Ron Lancaster – a Man Who’s Achievements Deserve Respect

Ron Lancaster, a man who some may consider the greatest quarterback in The Saskatchewan Roughriders’ one-hundred year history. He persevered through the criticism through his storied career, he was a great player he was a leader on and off the field, and was great in the community.
When he came to Saskatchewan in a trade from Ottawa the first thing he did was walk into Head Coach Bob Shaw’s office. Shaw told him he was too small and refused to start him, little did Shaw know, the man who would become known as “The Little General? would go on to have quite the career.
However, he didn’t become Saskatchewan’s prodigal son until he bought a house in Regina and lived in the community a man wasn’t loved (or sometimes hated) as much as Ronnie since Glenn Dobbes. Mr. Lancaster would go on to be the first player to quarterback the Roughriders to a Grey Cup win in 1966 over Ottawa. But, every great quarterback faces criticism. There were times were fans called for Lancaster to be benched, but he pulled through, and continued to lead the team.
Some of the dislike lasted up until Lancaster’s final game a Taylor Field, where fans booed him off the field after a loss. However, the following week many people learned that The Little General not only touched the hearts of Rider Nation, but other fans as well. Late in the fourth quarter in Edmonton, fans started screaming for Lancaster to come off the bench! Eventually, the fans got their wish as he came in and lead the Riders to a comeback victory! The place erupted in cheering. Many journalists covering the game called it the strangest thing they had ever seen.
Ronnie didn’t just thrill fans on the field, but off it as well. During autograph sessions he would never just send fans along as fast as he could, he’d stop and talk football with them first! After his playing career was behind him, he went onto become a Head Coach, first of the Saskatchewan Roughriders where he had little success. He would then coach the Hamilton Tigercats whom he would LEAD to a Grey Cup.
After a coaching career that included a Grey Cup title, Ronnie would move up to the broadcast booth providing colour commentary for The C.B.C and later on for the Hamilton Tigercats.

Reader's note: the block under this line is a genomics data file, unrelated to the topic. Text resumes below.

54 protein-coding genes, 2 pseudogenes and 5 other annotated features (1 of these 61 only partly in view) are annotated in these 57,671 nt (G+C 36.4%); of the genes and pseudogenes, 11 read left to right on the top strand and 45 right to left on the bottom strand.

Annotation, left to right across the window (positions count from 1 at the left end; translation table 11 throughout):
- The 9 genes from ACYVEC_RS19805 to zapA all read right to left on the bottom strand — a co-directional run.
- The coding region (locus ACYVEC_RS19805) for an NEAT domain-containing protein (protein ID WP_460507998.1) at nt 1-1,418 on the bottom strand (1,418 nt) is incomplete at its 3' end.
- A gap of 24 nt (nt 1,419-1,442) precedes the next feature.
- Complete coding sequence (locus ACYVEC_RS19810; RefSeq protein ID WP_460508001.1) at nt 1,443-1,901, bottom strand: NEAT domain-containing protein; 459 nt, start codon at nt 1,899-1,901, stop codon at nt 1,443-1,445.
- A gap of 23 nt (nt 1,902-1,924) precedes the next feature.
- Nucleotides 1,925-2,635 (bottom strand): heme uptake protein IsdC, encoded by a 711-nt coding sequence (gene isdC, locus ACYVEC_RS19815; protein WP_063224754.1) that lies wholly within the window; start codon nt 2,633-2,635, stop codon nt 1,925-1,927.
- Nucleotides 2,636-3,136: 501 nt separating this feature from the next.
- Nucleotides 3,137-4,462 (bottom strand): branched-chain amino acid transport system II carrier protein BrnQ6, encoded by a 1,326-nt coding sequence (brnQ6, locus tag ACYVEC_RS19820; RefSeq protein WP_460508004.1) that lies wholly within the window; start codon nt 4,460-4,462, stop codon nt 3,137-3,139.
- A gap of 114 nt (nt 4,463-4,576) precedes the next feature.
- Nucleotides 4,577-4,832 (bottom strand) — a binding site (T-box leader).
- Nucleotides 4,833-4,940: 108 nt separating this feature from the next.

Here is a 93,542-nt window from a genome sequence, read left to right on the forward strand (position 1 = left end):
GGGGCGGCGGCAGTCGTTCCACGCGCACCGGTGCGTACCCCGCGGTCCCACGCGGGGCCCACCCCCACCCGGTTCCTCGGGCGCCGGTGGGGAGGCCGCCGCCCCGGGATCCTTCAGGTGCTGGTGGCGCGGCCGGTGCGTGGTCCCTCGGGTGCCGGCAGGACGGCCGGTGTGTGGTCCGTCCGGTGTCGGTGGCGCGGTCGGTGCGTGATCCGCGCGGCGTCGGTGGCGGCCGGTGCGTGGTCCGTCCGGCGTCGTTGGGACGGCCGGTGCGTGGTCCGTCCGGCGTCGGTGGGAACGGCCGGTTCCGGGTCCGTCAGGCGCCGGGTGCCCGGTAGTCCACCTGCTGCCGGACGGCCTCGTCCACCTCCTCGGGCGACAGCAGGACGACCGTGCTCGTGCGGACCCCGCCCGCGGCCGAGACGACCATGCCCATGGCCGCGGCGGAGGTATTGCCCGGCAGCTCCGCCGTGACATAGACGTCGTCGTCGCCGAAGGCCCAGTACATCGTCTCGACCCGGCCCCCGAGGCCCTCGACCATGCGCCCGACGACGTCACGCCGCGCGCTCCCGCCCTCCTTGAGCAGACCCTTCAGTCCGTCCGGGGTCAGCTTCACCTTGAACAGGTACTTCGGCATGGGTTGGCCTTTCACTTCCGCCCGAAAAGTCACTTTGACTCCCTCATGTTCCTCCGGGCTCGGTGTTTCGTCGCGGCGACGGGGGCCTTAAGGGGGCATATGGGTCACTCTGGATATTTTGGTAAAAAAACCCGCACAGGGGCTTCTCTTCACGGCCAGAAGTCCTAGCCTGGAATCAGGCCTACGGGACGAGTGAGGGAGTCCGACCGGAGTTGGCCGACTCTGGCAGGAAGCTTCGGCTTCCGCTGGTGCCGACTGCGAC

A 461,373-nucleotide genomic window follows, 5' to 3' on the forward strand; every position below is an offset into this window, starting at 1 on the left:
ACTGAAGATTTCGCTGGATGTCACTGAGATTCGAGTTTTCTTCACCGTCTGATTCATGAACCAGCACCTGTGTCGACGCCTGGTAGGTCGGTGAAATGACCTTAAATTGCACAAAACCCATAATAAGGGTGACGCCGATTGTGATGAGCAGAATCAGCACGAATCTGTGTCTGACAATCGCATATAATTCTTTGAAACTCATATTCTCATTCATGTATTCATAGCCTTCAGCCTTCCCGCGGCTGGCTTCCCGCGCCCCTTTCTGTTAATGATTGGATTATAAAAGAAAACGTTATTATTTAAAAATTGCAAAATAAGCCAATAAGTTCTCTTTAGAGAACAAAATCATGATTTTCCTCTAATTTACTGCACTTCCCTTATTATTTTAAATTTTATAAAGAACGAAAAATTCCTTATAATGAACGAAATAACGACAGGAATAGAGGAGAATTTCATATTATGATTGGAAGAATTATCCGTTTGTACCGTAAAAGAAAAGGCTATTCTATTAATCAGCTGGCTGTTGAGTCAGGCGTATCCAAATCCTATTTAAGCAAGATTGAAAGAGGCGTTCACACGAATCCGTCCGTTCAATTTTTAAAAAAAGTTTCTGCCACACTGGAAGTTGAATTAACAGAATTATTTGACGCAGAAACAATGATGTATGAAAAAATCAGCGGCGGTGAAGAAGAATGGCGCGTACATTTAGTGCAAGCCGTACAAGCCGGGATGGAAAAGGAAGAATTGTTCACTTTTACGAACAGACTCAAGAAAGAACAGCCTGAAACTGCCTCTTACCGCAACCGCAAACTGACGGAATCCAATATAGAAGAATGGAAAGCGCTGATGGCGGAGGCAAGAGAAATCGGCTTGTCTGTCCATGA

In the summer of 2008, news broke that Lancaster had been diagnosed with Lung Cancer. Despite this, he still continued to do his job as the broadcaster for the Hamilton Tigercats (home games) while undergoing treatment. Although he was no longer on the field still refused to leave his team behind. On September 18, 2008 after his death, the Riders had a tribute game dedicated to the memory of Lancaster. Across the radio waves people kept saying that he wouldn’t care about all the stuff they were doing for him and simply say,
“Come on guys, we’ve got a game to play.?
I know this person is not Canadian, but when I think of a person whose achievements deserve to be recognized, when I think of people, and history that has meant most to me I think of Ron Lancaster.

Just something I did for school, not my best, didn't use any resources.

Hope you enjoyed! or not w/e

Not a bad recap of my all time favorite athlete..

Good post!

Fun read, for sure. Just a detail though: it was coaching in Sask, then broadcasting, then coaching (Edm, then Ham) the winning CG with Ham.

I would love to read a post of someone who doesn't respect Lancaster. Those people are few and far between in Riderville.

Ronnie was a great quarterback, no doubt about it. He invented the entire concept of "closing minute" drives to come from behind to turn defeat into victory. For a short guy with a bit of weight problem (he was a chubby little guy), whose athletic ability and arm strength would probably not be good enough for even a modern American high school team, his handling of an offence and his reading defences was simply astonishing at times. Rider fans did him a great injustice for booing him off the football field the last game he ever played as a Rider. To his credit, he never publicly criticized the fans or acknowledged the hurt that must have caused him.

He had his dark side. He was a chronic chain smoker, lighting up on the sidelines when the offence was off the field. Lung cancer finally killed him. He was no lover of African Americans who anybody that anything to do with the Riders back then will most certainly attest to. Even back in those less race conscious days, his attitude still raised more than just a few eyebrows. Contemporaries of mine hated him as a schoolteacher.

We do not pay the respect due to George Reed. If George did not live in Regina after he retired, he may have been totally forgotten. It was always the combo of Ron Lancaster and George Reed than made the Riders who they were. Without George Reed always getting those four needed yards every time the Riders were second and short, when everyone in the stadium knew George would be getting the football, Ronnie's career would probably have been less legendary. George Reed was always my man, even more so than Ronnie Lancaster was. I once drove 3 hours through a blizzard just to watch him play, with my mother begging and pleading with me not to drive to Regina that day, but still I did.